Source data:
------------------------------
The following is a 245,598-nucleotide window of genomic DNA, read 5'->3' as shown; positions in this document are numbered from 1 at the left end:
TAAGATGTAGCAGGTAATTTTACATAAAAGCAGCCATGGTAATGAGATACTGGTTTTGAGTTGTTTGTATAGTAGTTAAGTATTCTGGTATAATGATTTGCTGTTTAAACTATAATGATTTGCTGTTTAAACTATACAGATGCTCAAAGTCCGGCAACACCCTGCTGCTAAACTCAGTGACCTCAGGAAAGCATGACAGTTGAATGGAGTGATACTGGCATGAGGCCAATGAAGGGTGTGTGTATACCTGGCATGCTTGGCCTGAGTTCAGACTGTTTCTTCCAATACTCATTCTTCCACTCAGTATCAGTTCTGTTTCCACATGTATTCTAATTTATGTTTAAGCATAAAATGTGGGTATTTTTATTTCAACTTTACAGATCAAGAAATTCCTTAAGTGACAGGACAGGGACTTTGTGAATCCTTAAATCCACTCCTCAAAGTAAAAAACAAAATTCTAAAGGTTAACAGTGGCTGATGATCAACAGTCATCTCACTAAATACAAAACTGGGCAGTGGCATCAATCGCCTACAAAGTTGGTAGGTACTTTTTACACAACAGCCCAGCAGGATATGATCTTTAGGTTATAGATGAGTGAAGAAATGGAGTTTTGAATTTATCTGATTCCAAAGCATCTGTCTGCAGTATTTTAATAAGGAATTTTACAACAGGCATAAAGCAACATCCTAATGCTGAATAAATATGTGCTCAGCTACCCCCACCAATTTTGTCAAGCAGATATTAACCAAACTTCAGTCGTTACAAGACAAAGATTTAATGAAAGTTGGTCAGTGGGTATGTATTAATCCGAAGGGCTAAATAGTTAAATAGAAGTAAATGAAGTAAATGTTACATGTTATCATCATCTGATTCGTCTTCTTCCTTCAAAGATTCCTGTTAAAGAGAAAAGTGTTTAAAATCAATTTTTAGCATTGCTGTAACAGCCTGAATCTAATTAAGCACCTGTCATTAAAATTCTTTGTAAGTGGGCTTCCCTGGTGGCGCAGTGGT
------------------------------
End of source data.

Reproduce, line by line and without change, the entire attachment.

The following is a 245,598-nucleotide window of genomic DNA, read 5'->3' as shown; positions in this document are numbered from 1 at the left end:
TAAGATGTAGCAGGTAATTTTACATAAAAGCAGCCATGGTAATGAGATACTGGTTTTGAGTTGTTTGTATAGTAGTTAAGTATTCTGGTATAATGATTTGCTGTTTAAACTATAATGATTTGCTGTTTAAACTATACAGATGCTCAAAGTCCGGCAACACCCTGCTGCTAAACTCAGTGACCTCAGGAAAGCATGACAGTTGAATGGAGTGATACTGGCATGAGGCCAATGAAGGGTGTGTGTATACCTGGCATGCTTGGCCTGAGTTCAGACTGTTTCTTCCAATACTCATTCTTCCACTCAGTATCAGTTCTGTTTCCACATGTATTCTAATTTATGTTTAAGCATAAAATGTGGGTATTTTTATTTCAACTTTACAGATCAAGAAATTCCTTAAGTGACAGGACAGGGACTTTGTGAATCCTTAAATCCACTCCTCAAAGTAAAAAACAAAATTCTAAAGGTTAACAGTGGCTGATGATCAACAGTCATCTCACTAAATACAAAACTGGGCAGTGGCATCAATCGCCTACAAAGTTGGTAGGTACTTTTTACACAACAGCCCAGCAGGATATGATCTTTAGGTTATAGATGAGTGAAGAAATGGAGTTTTGAATTTATCTGATTCCAAAGCATCTGTCTGCAGTATTTTAATAAGGAATTTTACAACAGGCATAAAGCAACATCCTAATGCTGAATAAATATGTGCTCAGCTACCCCCACCAATTTTGTCAAGCAGATATTAACCAAACTTCAGTCGTTACAAGACAAAGATTTAATGAAAGTTGGTCAGTGGGTATGTATTAATCCGAAGGGCTAAATAGTTAAATAGAAGTAAATGAAGTAAATGTTACATGTTATCATCATCTGATTCGTCTTCTTCCTTCAAAGATTCCTGTTAAAGAGAAAAGTGTTTAAAATCAATTTTTAGCATTGCTGTAACAGCCTGAATCTAATTAAGCACCTGTCATTAAAATTCTTTGTAAGTGGGCTTCCCTGGTGGCGCAGTGGT